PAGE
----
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I'm working on a Python script that will upload a bunch of files to an FTP site. To check to see whether the file has changed, I'm comparing file sizes. The problem is, the files I'm uploading have \r\n line endings, but transferring via FTP (ascii mode to a Linux box) converts to \n line endings. Obviously I'm losing a bunch of bytes in this process, so I can't compare file sizes any more.

I'm not sure the best way to proceed here. Convert from \r\n to \n on the fly when checking file sizes? Upload everything in binary mode? Stop comparing file size?

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2 Answers 2

I would not base your check on whether the file has changed based on filesize. Since it is ascii text, the file could have changed and still have the exact same number of bytes.

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Using file sizes is a bad idea unless they can only grow if they change (typically not the case, though, unless they are log files or something).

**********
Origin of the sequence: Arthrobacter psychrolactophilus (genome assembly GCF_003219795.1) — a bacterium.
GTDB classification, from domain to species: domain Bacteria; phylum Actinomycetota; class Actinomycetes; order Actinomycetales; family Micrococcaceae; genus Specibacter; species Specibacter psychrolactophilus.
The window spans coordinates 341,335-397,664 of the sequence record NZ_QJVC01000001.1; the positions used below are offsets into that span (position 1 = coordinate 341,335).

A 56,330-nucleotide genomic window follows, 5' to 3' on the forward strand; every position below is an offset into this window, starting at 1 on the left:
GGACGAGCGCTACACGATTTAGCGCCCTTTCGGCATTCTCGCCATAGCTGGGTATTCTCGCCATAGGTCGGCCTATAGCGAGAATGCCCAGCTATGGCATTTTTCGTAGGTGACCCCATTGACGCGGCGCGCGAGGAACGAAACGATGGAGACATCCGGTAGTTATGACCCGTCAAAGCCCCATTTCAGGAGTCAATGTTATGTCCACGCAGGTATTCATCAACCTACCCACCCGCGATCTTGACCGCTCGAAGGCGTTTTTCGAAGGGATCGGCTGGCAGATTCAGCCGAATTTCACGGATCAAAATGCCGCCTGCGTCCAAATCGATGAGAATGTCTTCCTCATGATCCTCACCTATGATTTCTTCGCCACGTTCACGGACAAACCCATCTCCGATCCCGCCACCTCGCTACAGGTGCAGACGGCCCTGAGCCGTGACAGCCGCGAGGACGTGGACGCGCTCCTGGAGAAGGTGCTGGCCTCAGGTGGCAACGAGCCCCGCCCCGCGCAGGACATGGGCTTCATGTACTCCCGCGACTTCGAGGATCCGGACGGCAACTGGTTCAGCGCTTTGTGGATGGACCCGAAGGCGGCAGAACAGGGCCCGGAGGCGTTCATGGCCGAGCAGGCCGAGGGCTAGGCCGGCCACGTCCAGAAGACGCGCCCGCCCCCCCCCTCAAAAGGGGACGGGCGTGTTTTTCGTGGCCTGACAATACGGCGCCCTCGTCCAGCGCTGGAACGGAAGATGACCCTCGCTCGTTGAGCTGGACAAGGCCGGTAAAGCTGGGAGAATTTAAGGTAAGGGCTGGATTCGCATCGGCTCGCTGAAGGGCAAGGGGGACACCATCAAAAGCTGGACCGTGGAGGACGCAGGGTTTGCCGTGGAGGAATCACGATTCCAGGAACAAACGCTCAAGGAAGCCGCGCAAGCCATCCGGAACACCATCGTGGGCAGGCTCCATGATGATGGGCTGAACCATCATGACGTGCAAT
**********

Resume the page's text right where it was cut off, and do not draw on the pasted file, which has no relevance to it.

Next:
One option is to keep track of a checksum (md5sum is typically what is used) for each file (which could be uploaded to the ftp server as well). If the checksum matches what is in the master checksum file, then nothing has changed, otherwise upload the changed file and update the md5sum of that file.

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+1 You have the right idea, though these days, using MD5 is definitely not recommended (nor SHA-1 anymore, for that matter). Use at least SHA-256. –  Chris Jester-Young Jan 29 '10 at 21:57
I'd argue that it depends. As a simple checksum, CRC is debatably sufficient or too weak, while MD5 and SHA-1 are definitely good enough. For a cryptographically secure hash, then yes, be prepared to use at least a SHA-2 family hash now and upgrade it as time goes on. –  ephemient Jan 29 '10 at 22:02

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